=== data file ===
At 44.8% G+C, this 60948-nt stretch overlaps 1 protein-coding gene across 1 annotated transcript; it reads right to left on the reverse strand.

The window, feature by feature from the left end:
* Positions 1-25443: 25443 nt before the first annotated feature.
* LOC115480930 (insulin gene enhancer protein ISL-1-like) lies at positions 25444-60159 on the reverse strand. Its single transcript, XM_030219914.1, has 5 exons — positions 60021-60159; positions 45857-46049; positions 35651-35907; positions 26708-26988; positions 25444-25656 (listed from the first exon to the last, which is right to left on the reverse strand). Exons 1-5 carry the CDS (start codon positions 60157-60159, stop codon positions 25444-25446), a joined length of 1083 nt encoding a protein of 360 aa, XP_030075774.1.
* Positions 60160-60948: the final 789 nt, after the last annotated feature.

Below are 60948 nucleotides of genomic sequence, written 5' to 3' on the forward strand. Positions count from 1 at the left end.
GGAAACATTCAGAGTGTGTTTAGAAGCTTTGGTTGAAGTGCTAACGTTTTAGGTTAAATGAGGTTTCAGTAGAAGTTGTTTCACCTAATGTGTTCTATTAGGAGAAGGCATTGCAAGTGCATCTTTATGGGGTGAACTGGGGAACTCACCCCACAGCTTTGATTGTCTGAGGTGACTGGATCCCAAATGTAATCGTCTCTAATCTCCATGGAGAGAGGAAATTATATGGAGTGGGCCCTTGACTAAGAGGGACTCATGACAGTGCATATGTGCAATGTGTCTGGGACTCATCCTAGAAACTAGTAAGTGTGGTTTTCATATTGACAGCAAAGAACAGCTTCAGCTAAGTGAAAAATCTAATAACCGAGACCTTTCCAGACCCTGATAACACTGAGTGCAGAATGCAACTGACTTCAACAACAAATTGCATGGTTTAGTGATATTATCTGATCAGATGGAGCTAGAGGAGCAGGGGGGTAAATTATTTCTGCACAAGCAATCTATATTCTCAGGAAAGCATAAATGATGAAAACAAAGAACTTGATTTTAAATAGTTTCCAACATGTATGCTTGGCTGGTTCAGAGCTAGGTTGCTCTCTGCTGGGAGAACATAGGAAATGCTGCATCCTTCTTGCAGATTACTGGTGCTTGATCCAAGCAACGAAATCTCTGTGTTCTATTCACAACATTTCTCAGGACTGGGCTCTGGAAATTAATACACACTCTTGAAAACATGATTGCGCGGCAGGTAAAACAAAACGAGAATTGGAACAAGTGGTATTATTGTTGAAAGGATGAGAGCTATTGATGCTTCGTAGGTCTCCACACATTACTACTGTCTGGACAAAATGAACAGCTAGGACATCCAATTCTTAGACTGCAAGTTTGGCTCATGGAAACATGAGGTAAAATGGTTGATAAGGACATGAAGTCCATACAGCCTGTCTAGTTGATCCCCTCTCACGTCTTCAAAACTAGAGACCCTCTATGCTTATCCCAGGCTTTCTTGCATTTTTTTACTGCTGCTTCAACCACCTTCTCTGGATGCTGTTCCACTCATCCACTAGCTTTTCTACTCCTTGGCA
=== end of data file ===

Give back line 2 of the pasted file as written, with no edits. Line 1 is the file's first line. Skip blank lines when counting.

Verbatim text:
The window, feature by feature from the left end: